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I need to set up a dedicated server for a Rails app. I am not sure what is the best approach for this. I need a solution that can scale with lots of users signing up on a site. I guess it would be a medium-scale application.

Here are more specific questions:

  • The OS would probably be ubuntu 10. should I go for ubuntu 10.04 or 10.10?
  • Should I install ruby, and consequently all of gems for the app using sudo, or should i use rvm? If there are no costs for an rvm install, I think that would be preferred as that has greater flexibility, but is using rvm a good solution for a production server? I really have no idea about this
  • Should I use nginx/unicorn, or nginx/passenger, or apache/passenger, or something else?
  • I would need a scalable database, so probably postgres would be better than mysql. Or should I go along with something else, or change my preference here?

One related question, though not related to this post directly: I typically always install one ruby system-wide using sudo, and install packages like libssl or whatever, and then install the others using rvm without sudo. Is this the correct way, or can i directly install all rubies i need with rvm without one installed system-wide as well?

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The answer to all these questions is "sure" unless you can give more context on the type of application you're deploying. This is about as generic as "I need a car, what kind should I get?" –  tadman Nov 3 '11 at 15:30
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definitely use rvm. Ubuntu packages for ruby were deprecated the last time i checked (they used to install an ooooooold version of ruby). Rvm lets you choose between system-wide and one-user-only install. But as @tadman said, you really should be more specific about what are your needs, what kind of load you expect your app to withstand, what is its purpose, etc. –  m_x Nov 3 '11 at 15:52
    
@tadman and m_x: for a medium-scale application. actually the ubuntu version, or the centos version if we use taht is not that important, the more important question is whether rvm should be used with sudo, or without, or should i use ruby without rvm. and then, is nginx more popular in the rails community than apache, or vice versa. and why? –  umar Nov 3 '11 at 16:18
    
I think using rvm as root is fine and haven't had any trouble doing it. rvm will do a better job of installing the correct version of Ruby and patching it than whatever distribution you're using. –  tadman Nov 3 '11 at 18:22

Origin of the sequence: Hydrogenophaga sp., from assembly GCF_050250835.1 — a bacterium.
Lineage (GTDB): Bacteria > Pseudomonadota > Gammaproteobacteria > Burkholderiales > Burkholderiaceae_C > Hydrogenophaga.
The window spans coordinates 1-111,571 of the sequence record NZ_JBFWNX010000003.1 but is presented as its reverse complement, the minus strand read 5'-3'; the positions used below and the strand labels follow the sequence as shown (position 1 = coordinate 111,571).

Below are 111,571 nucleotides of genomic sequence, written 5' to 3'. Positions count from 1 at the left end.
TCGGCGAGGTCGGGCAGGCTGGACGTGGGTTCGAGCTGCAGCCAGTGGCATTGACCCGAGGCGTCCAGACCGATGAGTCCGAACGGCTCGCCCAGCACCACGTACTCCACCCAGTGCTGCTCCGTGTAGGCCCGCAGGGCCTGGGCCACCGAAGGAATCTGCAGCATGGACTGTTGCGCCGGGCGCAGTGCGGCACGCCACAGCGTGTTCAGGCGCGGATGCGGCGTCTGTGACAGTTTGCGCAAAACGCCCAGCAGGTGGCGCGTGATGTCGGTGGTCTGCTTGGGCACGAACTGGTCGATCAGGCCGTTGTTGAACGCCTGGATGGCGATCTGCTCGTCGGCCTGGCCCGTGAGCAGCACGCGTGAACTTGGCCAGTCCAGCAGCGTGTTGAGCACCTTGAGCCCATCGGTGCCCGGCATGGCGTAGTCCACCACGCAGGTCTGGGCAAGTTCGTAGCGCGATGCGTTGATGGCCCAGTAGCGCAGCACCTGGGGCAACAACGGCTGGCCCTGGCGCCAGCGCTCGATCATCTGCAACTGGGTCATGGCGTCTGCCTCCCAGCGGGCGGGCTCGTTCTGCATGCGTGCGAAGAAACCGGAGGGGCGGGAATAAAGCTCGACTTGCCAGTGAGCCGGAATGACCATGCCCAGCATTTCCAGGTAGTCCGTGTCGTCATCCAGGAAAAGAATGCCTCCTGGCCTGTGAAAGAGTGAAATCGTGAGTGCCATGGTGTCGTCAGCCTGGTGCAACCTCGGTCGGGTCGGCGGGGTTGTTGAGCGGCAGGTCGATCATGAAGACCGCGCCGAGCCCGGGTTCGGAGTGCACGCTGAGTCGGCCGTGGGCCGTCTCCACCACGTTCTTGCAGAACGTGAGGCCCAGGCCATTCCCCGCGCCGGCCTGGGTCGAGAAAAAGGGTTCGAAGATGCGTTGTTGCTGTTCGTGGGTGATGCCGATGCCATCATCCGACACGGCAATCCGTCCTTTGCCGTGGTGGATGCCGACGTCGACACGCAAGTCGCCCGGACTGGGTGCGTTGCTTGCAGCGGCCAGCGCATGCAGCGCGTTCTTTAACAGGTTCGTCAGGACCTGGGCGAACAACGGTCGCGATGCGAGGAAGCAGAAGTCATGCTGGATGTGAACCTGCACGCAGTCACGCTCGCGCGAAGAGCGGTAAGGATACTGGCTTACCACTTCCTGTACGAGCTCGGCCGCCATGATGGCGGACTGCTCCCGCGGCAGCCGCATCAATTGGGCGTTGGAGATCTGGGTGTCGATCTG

Try to be root as little as possible. Your application definitely should not run as root, of course. –  Marnen Laibow-Koser Nov 3 '11 at 18:44

4 Answers 4

I was in this same predicament only last week, the solution I took was to follow Railscasts #335 Deploying to a VPS

Ryan Bates walks you through the tricky steps of deploying to a VPS though, I have deployed to a dedicated server I set up at home to learn the deployment process.

He uses the following setup:

  • Ubuntu (10.04 LTS)
  • nginx (1.0.14)
  • Unicorn (4.2.0)
  • PostgreSQL (9.1.3)
  • Postfix
  • rbenv
  • rbenv-installer
  • Capistrano

Personally, I am better equipped for MySQL and so easily used that in place of PostgreSQL. I also used Ubuntu 12.04.

Admittedly I did pay the $5 subscription. But to be honest the trickier parts of deployment are also covered in more depth on other tutorials. He gives you source code and clues you up on other aspects such as good tools (such as the rbenv-installer).
This also got me using rbenv rather than RVM as I had been using previously and so far i have had no issues with it.

One thing I did trip up on though and had to find some external input on was unicorn but this post along with the Railscast on Capistrano helped me nail it.

Good luck

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good to know, thanks –  Andrew Jul 11 '12 at 15:00
    
Cheers for the grammar check @Marius Butuc –  Promethean_Sin Mar 25 '13 at 11:25
  • Use RVM. See http://beginrescueend.com/integration/passenger/ .

  • I would use Nginx and Passenger -- Passenger is incredibly easy to set up, and Nginx is nice and lightweight.

  • Postgres is way better than MySQL in nearly every respect. Good choice.

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MySQL is significantly easier for a developer to use, and it has more tools available for management. Although Postgres is arguably a much better database platform, it requires a larger investment of time on the part of the developer to learn and manage. –  tadman Nov 3 '11 at 18:24